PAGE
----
When importing or domestically transferring live animals or animal products, animal pathogens or materials containing pathogens that affect poultry, livestock, a plant pest, or plant biological agent a permit from the USDA Animal and Plant Health Inspection Service (APHIS) is needed. Please note that any material containing fetal calf serum or bovine serum may require an APHIS permit.

Note: an import permit may be required for interstate transfer (state to state, or to Hawaii) of USDA/APHIS regulated materials.

APHIS Import Permit Program

Plant Import Permits

Plant Protection and Quarantine (PPQ) regulates the importation of plants and plant products under the authority of the Plan Protection Act.

APHIS information on Plant Health Import Permits

Materials that do not require a USDA Import Permit 

These materials do not require a USDA import permit, but do require a guidance letter that will be reviewed by APHIS inspectors at the port of entry. The sending lab should provide a letter containing specific information (see below) about the material and should be easily accessible.

  • 1100 Human Pharmaceuticals and Human Vaccines Containing Animal Components
  •  
  • 1101 Human and Non-Human Primate Material (excluding cell cultures)
  •  
  • 1102 Feline and Canine Material
  •  
  • 1103 Live Laboratory Mammals and Their Material (for research purposes)
  •  
  • 1104 Amphibians, Fish, Reptiles, Shellfish and Aquatic Species(includes venom) Revised June 2011
  •  
  • 1105 Chemically Synthesized Materials
  •  
  • 1110 Microbially Produced Materials
  •  
  • 1114 Recombinant Microbes and Their Products
  •  
  • 1116 Non-pathogenic Microorganisms
  •  
  • 1119 PET CHEWS / TREATS made of ANTLERS or RAWHIDE
  •  
  • 1120 Cell Cultures/Lines, Recombinant Cell Cultures/Lines, and Their Products (for in vitro use)
  •  
  • 1121 Test Kits
  •  
  • 1122 Vitamins and Minerals

FDA Import Permit 

All food (except most meat and poultry), drugs, biologics, cosmetics, medical devices, and electronic products that emit radiation require a permit or registration before importation into the United States.

U.S. Fish and Wildlife Permit 

U.S. Fish and Wildlife Permit Program

Select Agents (Shipping/Transfer) 

Importation of Select Agents (42 CFR part 73, 7 CFR Part 331 and 9 CFR Part 121) requires special approvals and transfer documentation. Contact EHS Biosafety before planning to import or transfer any Select Agent or SA Toxin. A CDC import permit is no longer required if it is a select agent that has been authorized for transfer by the Division of Select Agents and Toxins (DSAT) with a Form 2.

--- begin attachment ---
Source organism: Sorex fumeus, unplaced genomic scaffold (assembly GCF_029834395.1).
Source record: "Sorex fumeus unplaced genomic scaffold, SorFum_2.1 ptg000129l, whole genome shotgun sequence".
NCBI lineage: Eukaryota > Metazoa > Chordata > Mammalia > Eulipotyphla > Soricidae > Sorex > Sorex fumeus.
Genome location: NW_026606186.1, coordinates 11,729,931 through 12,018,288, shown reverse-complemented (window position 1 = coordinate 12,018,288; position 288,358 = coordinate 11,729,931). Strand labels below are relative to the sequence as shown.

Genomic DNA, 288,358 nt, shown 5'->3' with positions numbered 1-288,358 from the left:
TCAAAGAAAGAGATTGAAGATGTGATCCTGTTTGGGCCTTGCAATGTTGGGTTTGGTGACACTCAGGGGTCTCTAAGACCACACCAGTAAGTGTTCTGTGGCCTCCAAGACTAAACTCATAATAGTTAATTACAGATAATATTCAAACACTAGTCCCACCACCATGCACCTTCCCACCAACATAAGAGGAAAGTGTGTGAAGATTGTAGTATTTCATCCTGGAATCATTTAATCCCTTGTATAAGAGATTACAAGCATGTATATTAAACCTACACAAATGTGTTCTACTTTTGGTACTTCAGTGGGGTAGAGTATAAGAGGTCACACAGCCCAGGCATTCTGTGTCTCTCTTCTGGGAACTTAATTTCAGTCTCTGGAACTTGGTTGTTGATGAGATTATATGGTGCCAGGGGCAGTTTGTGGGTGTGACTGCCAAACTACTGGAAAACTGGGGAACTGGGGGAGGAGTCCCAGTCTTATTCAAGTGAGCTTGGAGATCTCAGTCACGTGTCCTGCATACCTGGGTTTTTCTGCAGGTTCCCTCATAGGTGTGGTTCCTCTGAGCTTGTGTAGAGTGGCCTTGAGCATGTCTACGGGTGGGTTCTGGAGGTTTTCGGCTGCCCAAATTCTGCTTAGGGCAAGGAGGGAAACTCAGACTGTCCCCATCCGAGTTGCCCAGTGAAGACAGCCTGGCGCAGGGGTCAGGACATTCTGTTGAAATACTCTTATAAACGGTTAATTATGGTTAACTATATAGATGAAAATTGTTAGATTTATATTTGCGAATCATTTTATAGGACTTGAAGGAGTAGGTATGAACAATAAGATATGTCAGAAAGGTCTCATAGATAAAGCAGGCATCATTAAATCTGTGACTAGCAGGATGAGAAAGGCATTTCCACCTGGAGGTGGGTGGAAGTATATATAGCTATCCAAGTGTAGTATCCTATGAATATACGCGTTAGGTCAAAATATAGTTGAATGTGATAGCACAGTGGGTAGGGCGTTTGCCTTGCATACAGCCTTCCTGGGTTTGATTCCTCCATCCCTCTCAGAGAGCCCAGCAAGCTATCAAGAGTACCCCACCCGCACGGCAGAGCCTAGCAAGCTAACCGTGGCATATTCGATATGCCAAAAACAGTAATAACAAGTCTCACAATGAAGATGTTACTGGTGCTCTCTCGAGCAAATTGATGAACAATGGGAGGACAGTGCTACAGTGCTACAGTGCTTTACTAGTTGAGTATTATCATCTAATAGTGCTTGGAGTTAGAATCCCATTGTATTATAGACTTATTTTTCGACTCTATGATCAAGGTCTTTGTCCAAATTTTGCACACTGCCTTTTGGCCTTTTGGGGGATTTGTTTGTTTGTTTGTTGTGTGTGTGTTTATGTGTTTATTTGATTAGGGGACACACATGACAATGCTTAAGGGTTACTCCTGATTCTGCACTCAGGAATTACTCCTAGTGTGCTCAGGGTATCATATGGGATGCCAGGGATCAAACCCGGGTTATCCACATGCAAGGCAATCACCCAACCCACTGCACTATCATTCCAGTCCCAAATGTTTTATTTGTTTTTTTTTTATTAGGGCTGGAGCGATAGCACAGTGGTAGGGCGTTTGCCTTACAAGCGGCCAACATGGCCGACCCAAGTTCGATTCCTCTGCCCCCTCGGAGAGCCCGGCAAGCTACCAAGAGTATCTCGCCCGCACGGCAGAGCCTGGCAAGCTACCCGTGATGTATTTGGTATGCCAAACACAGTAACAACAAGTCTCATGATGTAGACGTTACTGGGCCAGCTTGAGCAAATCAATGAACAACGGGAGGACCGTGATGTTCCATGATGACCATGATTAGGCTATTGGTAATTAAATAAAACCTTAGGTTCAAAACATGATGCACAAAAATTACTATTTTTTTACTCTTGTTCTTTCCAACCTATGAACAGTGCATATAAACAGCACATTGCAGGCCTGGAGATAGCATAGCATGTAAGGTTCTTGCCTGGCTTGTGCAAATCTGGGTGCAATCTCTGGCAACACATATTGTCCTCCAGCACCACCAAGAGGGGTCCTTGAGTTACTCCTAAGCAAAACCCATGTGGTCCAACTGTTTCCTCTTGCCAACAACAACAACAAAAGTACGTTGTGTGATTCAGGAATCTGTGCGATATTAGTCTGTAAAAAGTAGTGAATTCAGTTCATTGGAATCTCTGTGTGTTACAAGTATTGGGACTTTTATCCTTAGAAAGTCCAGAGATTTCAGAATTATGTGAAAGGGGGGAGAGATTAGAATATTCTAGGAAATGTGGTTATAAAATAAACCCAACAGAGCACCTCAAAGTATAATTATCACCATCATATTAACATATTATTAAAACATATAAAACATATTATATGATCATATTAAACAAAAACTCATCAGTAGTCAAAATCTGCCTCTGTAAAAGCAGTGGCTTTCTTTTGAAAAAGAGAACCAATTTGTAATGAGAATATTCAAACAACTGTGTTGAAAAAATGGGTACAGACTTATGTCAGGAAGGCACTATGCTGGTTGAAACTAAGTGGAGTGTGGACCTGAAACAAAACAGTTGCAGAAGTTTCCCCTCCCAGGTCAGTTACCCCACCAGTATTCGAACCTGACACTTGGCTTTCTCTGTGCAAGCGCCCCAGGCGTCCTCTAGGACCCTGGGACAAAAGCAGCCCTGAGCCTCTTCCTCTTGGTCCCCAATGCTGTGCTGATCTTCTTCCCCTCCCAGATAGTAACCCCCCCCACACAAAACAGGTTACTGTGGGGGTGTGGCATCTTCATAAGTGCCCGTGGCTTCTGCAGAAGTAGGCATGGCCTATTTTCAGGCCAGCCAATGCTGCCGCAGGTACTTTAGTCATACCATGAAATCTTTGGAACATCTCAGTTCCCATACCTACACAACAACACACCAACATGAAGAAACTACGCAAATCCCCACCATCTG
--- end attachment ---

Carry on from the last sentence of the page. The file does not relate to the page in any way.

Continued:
A list of agents and their respective agency can be found here.

AND

More information on transferring Select Agents or Toxins can be found here.

Export of Biological Materials 

Universities are subject to the same export controls as other U.S. companies, organizations and individuals. The Department of Commerce, State Department, or other federal agency licenses may be required when exporting specific biological agents, genetic elements of these agents, toxins, or certain chemicals and equipment. Contact The Office of Export Controls (export-controls@virginia.edu) prior to exporting materials from your lab for an evaluation and guidance on obtaining any necessary licenses.

Material Transfer Agreements

A Material Transfer Agreement (MTA) is a contract that governs the transfer of research materials between two organizations, or within an institution, and defines the rights of the provider and the recipient with respect to the materials and any derivatives.

Although not directly related to biosafety, EHS is providing contact information for obtaining an MTA since many biological materials, such as reagents, cell lines, plasmids, and vectors, are the most frequently transferred materials. Materials derived from human subjects and slated for transfer, may be subject to additional approvals.

View more information on MTAs here.